Simply put, your immune system can become both depleted and overwhelmed by constant attacks. So, you must act fast to restore it to a healthy state. Unfortunately, most things take time, including boosting your immune system. So it is important to be proactive all the time.

Here’s what you can do to make sure you keep your immune system is ready to respond promptly and effectively when required.

Eat A Healthy Diet

Eating a balanced diet of whole foods, especially fruits and vegetables, will help ensure that you get the nutrients that your body needs.

Pay extra attention to foods that are rich in immunity-boosting vitamins and minerals such as zinc, selenium, vitamin C, and vitamin B-complex. Avoid junk foods, particularly those that are high in sugar and artificial flavors.

Drink More Water

Water does many essential things for your body, so it is important to keep yourself hydrated properly. Water helps your systems to function by carrying oxygen to your cells. It also flushes toxins from your body. Drinking more water when you are sick is even more essential when your immune system is hard at work fighting off any infection.

Get A Good Night’s Sleep

Next to water, we can’t emphasize enough why having a quality sleep is important. Your body works hard during the day, so it needs time to repair at night. When you sleep, your body heals the cells, organs, and muscles. It is also when chemicals that support your immune functions get circulated throughout your system.

Don’t Smoke

Smoking can weaken your immune system, given the toxins it brings. When your defense system is compromised, your body is more prone to viruses, bacteria, and other pathogens that can lead to sicknesses.

Drink Alcohol Moderately, or Not at All

When you drink too much alcohol, it weakens your immune system. Because your body is intoxicated, your immune system is busy trying to detoxify it, so other regular immune responses are compromised. When that happens, you are more prone to illnesses, and it takes longer for you to recover.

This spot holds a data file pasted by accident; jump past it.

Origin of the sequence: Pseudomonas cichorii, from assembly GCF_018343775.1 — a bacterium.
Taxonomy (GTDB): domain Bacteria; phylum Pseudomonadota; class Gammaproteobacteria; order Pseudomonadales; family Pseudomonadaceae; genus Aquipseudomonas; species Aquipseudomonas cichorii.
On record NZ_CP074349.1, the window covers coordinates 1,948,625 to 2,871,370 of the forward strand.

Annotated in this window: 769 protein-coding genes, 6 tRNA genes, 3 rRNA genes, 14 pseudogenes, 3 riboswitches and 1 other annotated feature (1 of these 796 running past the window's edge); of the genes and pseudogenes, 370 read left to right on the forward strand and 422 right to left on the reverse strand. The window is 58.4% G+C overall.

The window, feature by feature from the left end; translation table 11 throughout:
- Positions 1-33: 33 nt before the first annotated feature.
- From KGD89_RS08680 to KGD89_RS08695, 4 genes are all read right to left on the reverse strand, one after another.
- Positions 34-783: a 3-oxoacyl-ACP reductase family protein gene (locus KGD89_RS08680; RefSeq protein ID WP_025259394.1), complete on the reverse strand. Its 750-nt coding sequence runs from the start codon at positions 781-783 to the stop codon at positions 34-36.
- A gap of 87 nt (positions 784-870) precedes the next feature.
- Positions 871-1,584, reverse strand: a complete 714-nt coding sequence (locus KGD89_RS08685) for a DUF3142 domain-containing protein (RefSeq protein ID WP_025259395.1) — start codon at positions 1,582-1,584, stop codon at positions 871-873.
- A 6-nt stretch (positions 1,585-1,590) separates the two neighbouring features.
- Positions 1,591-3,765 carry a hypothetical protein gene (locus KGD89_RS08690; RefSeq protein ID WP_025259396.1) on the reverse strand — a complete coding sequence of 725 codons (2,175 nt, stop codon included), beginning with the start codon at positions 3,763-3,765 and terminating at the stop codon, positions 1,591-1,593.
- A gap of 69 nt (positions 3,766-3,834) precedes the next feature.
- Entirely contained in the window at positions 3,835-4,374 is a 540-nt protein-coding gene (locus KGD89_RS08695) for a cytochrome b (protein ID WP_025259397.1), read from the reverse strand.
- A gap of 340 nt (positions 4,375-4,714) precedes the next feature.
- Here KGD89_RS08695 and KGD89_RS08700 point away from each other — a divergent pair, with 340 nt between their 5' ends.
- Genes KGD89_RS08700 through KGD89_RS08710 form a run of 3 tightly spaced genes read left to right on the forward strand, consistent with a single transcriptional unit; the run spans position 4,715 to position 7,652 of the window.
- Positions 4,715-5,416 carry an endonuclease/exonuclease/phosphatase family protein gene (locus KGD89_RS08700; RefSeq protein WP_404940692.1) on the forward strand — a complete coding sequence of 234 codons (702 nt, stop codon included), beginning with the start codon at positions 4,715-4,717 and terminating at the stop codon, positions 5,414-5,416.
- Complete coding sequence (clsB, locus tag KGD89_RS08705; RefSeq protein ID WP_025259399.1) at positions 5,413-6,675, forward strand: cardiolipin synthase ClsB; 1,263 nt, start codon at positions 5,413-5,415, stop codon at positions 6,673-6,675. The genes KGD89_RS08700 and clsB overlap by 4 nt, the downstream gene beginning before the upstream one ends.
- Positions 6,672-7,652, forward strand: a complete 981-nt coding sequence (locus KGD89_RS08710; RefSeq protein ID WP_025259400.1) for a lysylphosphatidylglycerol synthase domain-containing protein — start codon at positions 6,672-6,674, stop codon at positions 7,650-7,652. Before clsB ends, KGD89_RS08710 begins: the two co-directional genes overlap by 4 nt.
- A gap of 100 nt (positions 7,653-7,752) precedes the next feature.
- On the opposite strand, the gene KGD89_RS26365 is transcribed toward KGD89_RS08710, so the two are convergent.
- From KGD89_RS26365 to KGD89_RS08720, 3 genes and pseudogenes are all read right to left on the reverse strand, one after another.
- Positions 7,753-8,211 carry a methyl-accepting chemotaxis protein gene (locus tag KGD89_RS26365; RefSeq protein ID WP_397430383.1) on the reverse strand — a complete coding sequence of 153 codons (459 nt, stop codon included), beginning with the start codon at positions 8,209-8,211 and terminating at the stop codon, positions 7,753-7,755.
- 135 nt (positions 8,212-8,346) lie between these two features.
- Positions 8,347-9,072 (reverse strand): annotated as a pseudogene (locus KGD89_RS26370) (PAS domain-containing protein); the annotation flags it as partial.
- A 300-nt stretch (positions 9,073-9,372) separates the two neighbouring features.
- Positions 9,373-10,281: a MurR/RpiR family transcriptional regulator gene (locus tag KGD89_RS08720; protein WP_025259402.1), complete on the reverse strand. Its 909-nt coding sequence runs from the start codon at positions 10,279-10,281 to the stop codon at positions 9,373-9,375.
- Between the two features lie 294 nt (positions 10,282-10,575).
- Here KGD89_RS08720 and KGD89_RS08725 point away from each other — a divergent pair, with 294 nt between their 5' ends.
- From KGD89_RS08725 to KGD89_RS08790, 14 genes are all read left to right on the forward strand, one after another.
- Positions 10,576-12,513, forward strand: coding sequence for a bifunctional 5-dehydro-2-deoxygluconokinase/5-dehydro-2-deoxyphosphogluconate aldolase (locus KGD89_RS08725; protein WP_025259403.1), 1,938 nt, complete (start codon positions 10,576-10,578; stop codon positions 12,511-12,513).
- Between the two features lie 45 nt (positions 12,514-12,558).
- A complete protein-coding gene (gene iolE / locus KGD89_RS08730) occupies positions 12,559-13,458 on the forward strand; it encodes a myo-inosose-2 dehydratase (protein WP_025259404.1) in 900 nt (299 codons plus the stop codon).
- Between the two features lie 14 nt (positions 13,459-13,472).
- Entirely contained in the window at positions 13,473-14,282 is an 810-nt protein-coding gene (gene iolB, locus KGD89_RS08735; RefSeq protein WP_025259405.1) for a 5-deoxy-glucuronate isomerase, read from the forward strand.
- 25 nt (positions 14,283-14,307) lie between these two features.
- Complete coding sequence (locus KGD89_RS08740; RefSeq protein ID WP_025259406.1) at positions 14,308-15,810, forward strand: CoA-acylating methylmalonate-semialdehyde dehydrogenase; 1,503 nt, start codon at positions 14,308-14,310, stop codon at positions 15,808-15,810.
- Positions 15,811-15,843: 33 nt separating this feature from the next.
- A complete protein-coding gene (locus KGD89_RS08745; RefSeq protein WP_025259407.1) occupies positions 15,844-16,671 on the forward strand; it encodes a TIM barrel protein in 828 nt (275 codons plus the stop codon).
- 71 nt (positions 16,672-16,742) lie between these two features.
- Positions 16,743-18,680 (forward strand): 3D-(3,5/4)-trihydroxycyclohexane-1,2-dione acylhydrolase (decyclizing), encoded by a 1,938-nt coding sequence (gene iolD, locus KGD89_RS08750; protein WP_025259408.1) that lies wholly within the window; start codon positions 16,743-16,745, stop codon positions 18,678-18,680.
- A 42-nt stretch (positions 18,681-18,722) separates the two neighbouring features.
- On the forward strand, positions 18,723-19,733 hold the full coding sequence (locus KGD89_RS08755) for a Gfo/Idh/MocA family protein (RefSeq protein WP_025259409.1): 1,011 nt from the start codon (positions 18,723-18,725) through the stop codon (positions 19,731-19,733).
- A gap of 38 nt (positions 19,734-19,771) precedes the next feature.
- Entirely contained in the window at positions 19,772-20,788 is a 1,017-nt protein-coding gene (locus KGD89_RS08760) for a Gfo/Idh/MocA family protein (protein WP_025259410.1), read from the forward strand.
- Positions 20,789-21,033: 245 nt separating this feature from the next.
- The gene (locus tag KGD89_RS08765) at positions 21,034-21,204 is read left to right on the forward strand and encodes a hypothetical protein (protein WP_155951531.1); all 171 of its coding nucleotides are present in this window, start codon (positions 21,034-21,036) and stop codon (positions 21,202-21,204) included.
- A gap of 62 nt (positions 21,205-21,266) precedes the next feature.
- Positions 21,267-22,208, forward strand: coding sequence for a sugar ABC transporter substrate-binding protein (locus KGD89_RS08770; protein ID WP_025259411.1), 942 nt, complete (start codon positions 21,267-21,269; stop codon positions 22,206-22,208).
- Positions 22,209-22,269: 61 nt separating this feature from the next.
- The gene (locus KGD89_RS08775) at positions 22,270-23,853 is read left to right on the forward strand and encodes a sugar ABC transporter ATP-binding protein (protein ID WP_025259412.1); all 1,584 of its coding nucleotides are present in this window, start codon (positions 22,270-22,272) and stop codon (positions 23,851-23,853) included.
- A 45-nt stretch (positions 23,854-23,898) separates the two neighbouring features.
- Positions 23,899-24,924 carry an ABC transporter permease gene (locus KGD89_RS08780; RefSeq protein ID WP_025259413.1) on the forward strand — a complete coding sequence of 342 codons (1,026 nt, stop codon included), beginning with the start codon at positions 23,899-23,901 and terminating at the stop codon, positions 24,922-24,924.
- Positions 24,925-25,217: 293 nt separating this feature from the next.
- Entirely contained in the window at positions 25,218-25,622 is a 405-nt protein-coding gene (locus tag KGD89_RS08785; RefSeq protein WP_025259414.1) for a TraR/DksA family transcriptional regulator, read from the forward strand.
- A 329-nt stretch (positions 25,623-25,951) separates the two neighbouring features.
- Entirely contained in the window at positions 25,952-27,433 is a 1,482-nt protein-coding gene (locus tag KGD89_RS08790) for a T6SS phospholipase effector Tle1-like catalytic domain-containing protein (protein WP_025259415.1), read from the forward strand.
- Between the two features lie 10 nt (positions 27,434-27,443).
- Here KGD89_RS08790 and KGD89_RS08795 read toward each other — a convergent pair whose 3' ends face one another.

Exercise Regularly

Exercise not only makes you physically stronger, but it can also help boost your immune system.

When you exercise, your body releases endorphins, which reduce stress levels. Physical activities enable your body to be more vital so that it can rapidly distribute immune cells where they are most needed.

Take Supplements

Your body needs adequate nutrients to support various functions, especially the immune system. While it is important to get them by eating fresh foods, sometimes they are not enough, or not readily available. Taking supplements can help you supply your body with the vitamins and minerals that it is lacking.

Avoid and Manage Stress

Some situations trigger your body to produce cortisol, a stress hormone, which allows you to respond accordingly. However, chronic stress can lead to persistent levels of cortisol, which prevents your immune system from doing its job.

Keeping your stress levels at a minimum, or learning techniques to reduce your stress response is a must so that your immune system will not be compromised.

Listen to Your Body

These tips sound simple, but admittedly, they are so easy to overlook or be given a low priority. If you’re feeling stressed, always tired, and often get sick, it’s essential to start paying attention to keeping your immune system healthy.


Conclusion

As you have read, infectious diseases are an almost unavoidable part of the human condition. Microbes, including viruses, bacteria and fungi, have an innate determination to replicate themselves, and sometimes we are the vector of choice.

That doesn’t mean we should readily allow it to happen! In the interest of the health and safety of ourselves, our loved ones, our communities, and humanity as a whole, we should do what we can to limit the spread of disease.

Natural immunity is a great thing, and so-called ‘herd immunity’ may be part of a long-term solution. However, in the case of novel or new virus outbreaks, the risks are many and not fully known, and medical treatment can be limited in both knowledge and availability.

In dealing with a health crisis such as a pandemic at the personal level, there is no one silver bullet solution.

What is important is to prioritize the factors that will have the greatest impact and effect in terms of both avoiding the contagion, and then getting through it if you do.

Exercising ‘best practice’ in our health care is essential for the protection of ourselves, our loved ones, and the greater community.

Don’t disregard any of the health advice given by experts. Any area of neglect increases the risk of succumbing to infection, or being more profoundly affected by it.

There are many things we can do as individuals to lessen our risk of both transmission and consequence, but it is in everyone’s best interest to not neglect our built-in last line of defense – our immune system.

Pen